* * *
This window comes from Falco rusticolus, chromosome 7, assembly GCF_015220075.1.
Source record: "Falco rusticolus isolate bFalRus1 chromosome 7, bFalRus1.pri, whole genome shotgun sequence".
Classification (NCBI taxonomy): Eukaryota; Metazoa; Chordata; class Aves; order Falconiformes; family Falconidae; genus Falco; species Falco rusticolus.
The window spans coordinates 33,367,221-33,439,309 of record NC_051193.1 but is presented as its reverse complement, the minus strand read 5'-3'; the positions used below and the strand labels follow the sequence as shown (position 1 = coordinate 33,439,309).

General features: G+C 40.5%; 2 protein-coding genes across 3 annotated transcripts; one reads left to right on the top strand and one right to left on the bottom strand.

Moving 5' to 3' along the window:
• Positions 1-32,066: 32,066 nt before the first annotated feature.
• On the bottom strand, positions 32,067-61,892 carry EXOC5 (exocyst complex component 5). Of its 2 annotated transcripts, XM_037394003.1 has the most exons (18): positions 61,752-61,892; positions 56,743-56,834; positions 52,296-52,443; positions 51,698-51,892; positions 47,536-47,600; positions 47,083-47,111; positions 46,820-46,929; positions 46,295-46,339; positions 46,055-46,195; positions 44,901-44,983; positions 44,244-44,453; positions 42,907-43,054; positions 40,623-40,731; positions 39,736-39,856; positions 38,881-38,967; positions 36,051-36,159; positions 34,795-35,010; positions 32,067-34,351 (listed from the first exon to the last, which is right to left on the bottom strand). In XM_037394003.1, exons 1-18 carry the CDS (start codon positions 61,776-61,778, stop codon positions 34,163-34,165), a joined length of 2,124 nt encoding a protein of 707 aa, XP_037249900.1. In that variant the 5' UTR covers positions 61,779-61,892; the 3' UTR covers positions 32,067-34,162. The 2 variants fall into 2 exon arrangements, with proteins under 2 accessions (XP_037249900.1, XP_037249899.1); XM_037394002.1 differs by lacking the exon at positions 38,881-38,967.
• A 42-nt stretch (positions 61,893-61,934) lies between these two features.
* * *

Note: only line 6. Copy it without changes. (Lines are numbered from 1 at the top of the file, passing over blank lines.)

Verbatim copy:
Moving 5' to 3' along the window: